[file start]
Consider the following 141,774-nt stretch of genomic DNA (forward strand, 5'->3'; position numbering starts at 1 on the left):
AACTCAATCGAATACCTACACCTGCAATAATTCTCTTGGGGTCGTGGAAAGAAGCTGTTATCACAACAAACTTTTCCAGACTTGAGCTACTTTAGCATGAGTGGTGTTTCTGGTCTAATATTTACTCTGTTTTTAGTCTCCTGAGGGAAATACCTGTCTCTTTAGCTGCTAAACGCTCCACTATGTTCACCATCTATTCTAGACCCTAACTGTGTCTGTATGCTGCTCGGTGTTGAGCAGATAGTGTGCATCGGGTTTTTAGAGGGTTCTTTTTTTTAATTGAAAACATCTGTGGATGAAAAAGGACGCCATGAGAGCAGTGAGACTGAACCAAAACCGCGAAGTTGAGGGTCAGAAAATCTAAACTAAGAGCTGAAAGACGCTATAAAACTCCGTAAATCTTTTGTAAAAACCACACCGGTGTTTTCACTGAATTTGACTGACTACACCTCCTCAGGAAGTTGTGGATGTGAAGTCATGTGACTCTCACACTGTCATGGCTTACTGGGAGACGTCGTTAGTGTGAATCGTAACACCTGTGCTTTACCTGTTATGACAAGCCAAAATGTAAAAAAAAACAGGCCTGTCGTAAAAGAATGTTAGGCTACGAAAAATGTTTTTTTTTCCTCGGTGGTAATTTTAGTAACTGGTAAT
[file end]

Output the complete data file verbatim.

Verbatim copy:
Consider the following 141,774-nt stretch of genomic DNA (forward strand, 5'->3'; position numbering starts at 1 on the left):
AACTCAATCGAATACCTACACCTGCAATAATTCTCTTGGGGTCGTGGAAAGAAGCTGTTATCACAACAAACTTTTCCAGACTTGAGCTACTTTAGCATGAGTGGTGTTTCTGGTCTAATATTTACTCTGTTTTTAGTCTCCTGAGGGAAATACCTGTCTCTTTAGCTGCTAAACGCTCCACTATGTTCACCATCTATTCTAGACCCTAACTGTGTCTGTATGCTGCTCGGTGTTGAGCAGATAGTGTGCATCGGGTTTTTAGAGGGTTCTTTTTTTTAATTGAAAACATCTGTGGATGAAAAAGGACGCCATGAGAGCAGTGAGACTGAACCAAAACCGCGAAGTTGAGGGTCAGAAAATCTAAACTAAGAGCTGAAAGACGCTATAAAACTCCGTAAATCTTTTGTAAAAACCACACCGGTGTTTTCACTGAATTTGACTGACTACACCTCCTCAGGAAGTTGTGGATGTGAAGTCATGTGACTCTCACACTGTCATGGCTTACTGGGAGACGTCGTTAGTGTGAATCGTAACACCTGTGCTTTACCTGTTATGACAAGCCAAAATGTAAAAAAAAACAGGCCTGTCGTAAAAGAATGTTAGGCTACGAAAAATGTTTTTTTTTCCTCGGTGGTAATTTTAGTAACTGGTAAT